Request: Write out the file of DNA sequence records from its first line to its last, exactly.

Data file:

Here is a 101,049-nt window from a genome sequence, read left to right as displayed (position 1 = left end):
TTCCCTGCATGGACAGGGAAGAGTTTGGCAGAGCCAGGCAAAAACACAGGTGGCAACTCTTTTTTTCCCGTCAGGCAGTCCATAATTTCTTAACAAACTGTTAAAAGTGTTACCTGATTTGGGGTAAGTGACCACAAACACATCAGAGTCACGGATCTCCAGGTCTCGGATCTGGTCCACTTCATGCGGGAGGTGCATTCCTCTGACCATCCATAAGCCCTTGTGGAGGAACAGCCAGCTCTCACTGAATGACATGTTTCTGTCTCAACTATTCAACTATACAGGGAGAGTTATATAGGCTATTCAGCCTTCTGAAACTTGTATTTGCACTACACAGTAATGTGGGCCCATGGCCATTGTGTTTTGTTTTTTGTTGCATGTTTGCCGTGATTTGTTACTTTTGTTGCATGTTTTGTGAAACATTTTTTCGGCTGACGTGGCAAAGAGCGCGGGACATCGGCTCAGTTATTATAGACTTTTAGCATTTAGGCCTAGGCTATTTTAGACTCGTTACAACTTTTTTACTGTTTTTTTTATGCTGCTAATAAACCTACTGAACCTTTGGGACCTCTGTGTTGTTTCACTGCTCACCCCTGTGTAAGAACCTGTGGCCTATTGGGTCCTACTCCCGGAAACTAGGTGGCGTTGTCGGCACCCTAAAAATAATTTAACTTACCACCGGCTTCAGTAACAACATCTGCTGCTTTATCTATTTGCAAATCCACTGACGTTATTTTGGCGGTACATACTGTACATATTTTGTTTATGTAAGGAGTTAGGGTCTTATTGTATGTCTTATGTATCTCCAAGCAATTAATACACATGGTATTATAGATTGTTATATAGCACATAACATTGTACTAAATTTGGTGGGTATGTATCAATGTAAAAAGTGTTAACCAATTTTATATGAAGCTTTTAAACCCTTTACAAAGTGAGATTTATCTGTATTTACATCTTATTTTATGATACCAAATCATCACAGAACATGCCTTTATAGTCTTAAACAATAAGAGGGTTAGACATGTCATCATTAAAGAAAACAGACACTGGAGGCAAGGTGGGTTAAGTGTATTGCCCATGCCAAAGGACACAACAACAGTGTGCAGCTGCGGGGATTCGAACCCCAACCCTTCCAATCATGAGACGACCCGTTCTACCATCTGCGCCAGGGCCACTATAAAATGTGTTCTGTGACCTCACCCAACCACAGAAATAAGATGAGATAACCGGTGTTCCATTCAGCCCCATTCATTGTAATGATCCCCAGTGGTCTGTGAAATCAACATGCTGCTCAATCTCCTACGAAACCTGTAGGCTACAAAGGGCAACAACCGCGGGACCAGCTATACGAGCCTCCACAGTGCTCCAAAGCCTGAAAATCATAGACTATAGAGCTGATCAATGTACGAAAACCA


Here is a 101,049-nt window from a genome sequence, read left to right as displayed (position 1 = left end):
TTCCCTGCATGGACAGGGAAGAGTTTGGCAGAGCCAGGCAAAAACACAGGTGGCAACTCTTTTTTTCCCGTCAGGCAGTCCATAATTTCTTAACAAACTGTTAAAAGTGTTACCTGATTTGGGGTAAGTGACCACAAACACATCAGAGTCACGGATCTCCAGGTCTCGGATCTGGTCCACTTCATGCGGGAGGTGCATTCCTCTGACCATCCATAAGCCCTTGTGGAGGAACAGCCAGCTCTCACTGAATGACATGTTTCTGTCTCAACTATTCAACTATACAGGGAGAGTTATATAGGCTATTCAGCCTTCTGAAACTTGTATTTGCACTACACAGTAATGTGGGCCCATGGCCATTGTGTTTTGTTTTTTGTTGCATGTTTGCCGTGATTTGTTACTTTTGTTGCATGTTTTGTGAAACATTTTTTCGGCTGACGTGGCAAAGAGCGCGGGACATCGGCTCAGTTATTATAGACTTTTAGCATTTAGGCCTAGGCTATTTTAGACTCGTTACAACTTTTTTACTGTTTTTTTTATGCTGCTAATAAACCTACTGAACCTTTGGGACCTCTGTGTTGTTTCACTGCTCACCCCTGTGTAAGAACCTGTGGCCTATTGGGTCCTACTCCCGGAAACTAGGTGGCGTTGTCGGCACCCTAAAAATAATTTAACTTACCACCGGCTTCAGTAACAACATCTGCTGCTTTATCTATTTGCAAATCCACTGACGTTATTTTGGCGGTACATACTGTACATATTTTGTTTATGTAAGGAGTTAGGGTCTTATTGTATGTCTTATGTATCTCCAAGCAATTAATACACATGGTATTATAGATTGTTATATAGCACATAACATTGTACTAAATTTGGTGGGTATGTATCAATGTAAAAAGTGTTAACCAATTTTATATGAAGCTTTTAAACCCTTTACAAAGTGAGATTTATCTGTATTTACATCTTATTTTATGATACCAAATCATCACAGAACATGCCTTTATAGTCTTAAACAATAAGAGGGTTAGACATGTCATCATTAAAGAAAACAGACACTGGAGGCAAGGTGGGTTAAGTGTATTGCCCATGCCAAAGGACACAACAACAGTGTGCAGCTGCGGGGATTCGAACCCCAACCCTTCCAATCATGAGACGACCCGTTCTACCATCTGCGCCAGGGCCACTATAAAATGTGTTCTGTGACCTCACCCAACCACAGAAATAAGATGAGATAACCGGTGTTCCATTCAGCCCCATTCATTGTAATGATCCCCAGTGGTCTGTGAAATCAACATGCTGCTCAATCTCCTACGAAACCTGTAGGCTACAAAGGGCAACAACCGCGGGACCAGCTATACGAGCCTCCACAGTGCTCCAAAGCCTGAAAATCATAGACTATAGAGCTGATCAATGTACGAAAACCA